Motif (music)

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A phrase originally presented as a motif may become a figure which accompanies another melody, as in the second movement of Claude Debussy's String Quartet (1893). Play (help*info)
White would classify the accompaniment as motivic material since it was, "derived from an important motive stated earlier". Debussy String Quartet second movement opening.PNG
A phrase originally presented as a motif may become a figure which accompanies another melody, as in the second movement of Claude Debussy's String Quartet (1893). Loudspeaker.svg Play   White would classify the accompaniment as motivic material since it was, "derived from an important motive stated earlier".
In Beethoven's Fifth Symphony a four-note figure becomes the most important motif of the work, extended melodically and harmonically to provide the main theme of the first movement. Play (help*info) FuenfteDeckblatt.png
In Beethoven's Fifth Symphony a four-note figure becomes the most important motif of the work, extended melodically and harmonically to provide the main theme of the first movement. Loudspeaker.svg Play  
Two note opening motive from Jean Sibelius's Finlandia. Play (help*info) Sibelius - Finlandia, Op. 26 opening motive.png
Two note opening motive from Jean Sibelius's Finlandia . Loudspeaker.svg Play  
Motive from Machaut's Mass, notable for its length of seven notes. Play (help*info) Machaut - Mass motive.png
Motive from Machaut's Mass, notable for its length of seven notes. Loudspeaker.svg Play  
Motive from many of Bach's works including the first movements of the third and sixth Brandenburg Concertos and the third viol da gamba sonata. Play (help*info) Bach - Brandenburg motive.png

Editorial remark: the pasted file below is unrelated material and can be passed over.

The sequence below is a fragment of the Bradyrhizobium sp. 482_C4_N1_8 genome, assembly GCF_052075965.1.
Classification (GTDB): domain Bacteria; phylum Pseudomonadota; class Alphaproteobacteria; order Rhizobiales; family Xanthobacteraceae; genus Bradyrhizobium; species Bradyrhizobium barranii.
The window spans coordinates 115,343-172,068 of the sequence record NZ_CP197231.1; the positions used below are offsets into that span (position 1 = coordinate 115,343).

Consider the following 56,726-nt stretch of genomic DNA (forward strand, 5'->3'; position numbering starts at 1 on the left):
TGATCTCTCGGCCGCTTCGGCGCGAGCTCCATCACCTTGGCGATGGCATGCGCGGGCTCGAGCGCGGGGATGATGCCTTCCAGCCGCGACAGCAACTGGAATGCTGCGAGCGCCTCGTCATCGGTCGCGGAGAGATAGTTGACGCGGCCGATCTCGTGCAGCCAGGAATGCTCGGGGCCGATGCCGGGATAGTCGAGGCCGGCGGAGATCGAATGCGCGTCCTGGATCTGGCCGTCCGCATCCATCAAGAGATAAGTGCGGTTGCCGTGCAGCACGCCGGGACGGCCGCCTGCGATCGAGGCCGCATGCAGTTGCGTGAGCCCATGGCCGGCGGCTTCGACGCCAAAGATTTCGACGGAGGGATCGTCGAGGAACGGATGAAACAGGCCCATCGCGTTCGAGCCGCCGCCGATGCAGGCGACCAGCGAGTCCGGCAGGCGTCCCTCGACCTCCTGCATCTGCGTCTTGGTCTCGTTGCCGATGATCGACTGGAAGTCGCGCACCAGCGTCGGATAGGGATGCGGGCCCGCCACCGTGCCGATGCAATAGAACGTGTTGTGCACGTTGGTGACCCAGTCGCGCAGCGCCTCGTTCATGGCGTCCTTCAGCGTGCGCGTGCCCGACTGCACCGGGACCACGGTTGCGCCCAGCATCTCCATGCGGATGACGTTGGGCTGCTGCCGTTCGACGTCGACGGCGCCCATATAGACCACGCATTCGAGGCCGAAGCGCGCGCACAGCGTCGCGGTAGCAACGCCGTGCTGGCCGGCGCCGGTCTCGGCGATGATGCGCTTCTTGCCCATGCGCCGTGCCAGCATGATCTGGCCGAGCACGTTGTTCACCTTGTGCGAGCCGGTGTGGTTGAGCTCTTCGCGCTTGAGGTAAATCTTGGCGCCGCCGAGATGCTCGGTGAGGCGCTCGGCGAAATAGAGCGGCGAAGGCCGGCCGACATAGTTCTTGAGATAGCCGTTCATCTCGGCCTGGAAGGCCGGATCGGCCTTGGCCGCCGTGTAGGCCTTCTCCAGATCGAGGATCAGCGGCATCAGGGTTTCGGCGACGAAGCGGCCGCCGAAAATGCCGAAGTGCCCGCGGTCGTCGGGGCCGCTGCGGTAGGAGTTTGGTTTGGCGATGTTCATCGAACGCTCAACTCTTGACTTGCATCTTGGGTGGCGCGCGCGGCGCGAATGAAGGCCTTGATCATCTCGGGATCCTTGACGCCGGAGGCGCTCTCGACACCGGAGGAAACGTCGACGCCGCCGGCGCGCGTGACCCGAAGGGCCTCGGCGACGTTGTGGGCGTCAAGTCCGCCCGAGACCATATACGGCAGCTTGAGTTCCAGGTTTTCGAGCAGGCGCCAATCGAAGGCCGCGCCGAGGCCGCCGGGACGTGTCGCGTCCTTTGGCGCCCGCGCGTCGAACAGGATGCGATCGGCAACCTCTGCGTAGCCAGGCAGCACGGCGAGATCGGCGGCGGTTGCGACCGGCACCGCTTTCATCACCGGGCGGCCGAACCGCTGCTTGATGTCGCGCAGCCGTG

Motive from many of Bach's works including the first movements of the third and sixth Brandenburg Concertos and the third viol da gamba sonata. Loudspeaker.svg Play  
Motive from Ravel's String Quartet, first movement. Play (help*info) Ravel - String Quartet, mov. I motive.png
Motive from Ravel's String Quartet, first movement. Loudspeaker.svg Play  
"Curse" motif from film scores, associated with villains and ominous situations. Play (help*info) Bad guy riff.png
"Curse" motif from film scores, associated with villains and ominous situations. Loudspeaker.svg Play  

In music, a motif Loudspeaker.svg (pronunciation)   IPA: (/moʊˈtiːf/) (also motive) is a short musical phrase, [5] a salient recurring figure, musical fragment or succession of notes that has some special importance in or is characteristic of a composition: "The motive is the smallest structural unit possessing thematic identity". [3]

Contents

The Encyclopédie de la Pléiade regards it as a "melodic, rhythmic, or harmonic cell", whereas the 1958 Encyclopédie Fasquelle maintains that it may contain one or more cells, though it remains the smallest analyzable element or phrase within a subject. [6] It is commonly regarded as the shortest subdivision of a theme or phrase that still maintains its identity as a musical idea. "The smallest structural unit possessing thematic identity". [3] Grove and Larousse [7] also agree that the motif may have harmonic, melodic and/or rhythmic aspects, Grove adding that it "is most often thought of in melodic terms, and it is this aspect of the motif that is connoted by the term 'figure'."

A harmonic motif is a series of chords defined in the abstract, that is, without reference to melody or rhythm. A melodic motif is a melodic formula, established without reference to intervals. A rhythmic motif is the term designating a characteristic rhythmic formula, an abstraction drawn from the rhythmic values of a melody.

A motif thematically associated with a person, place, or idea is called a leitmotif. Occasionally such a motif is a musical cryptogram of the name involved. A head-motif (German: Kopfmotiv) is a musical idea at the opening of a set of movements which serves to unite those movements.

Scruton, however, suggests that a motif is distinguished from a figure in that a motif is foreground while a figure is background: "A figure resembles a moulding in architecture: it is 'open at both ends', so as to be endlessly repeatable. In hearing a phrase as a figure, rather than a motif, we are at the same time placing it in the background, even if it is...strong and melodious". [1]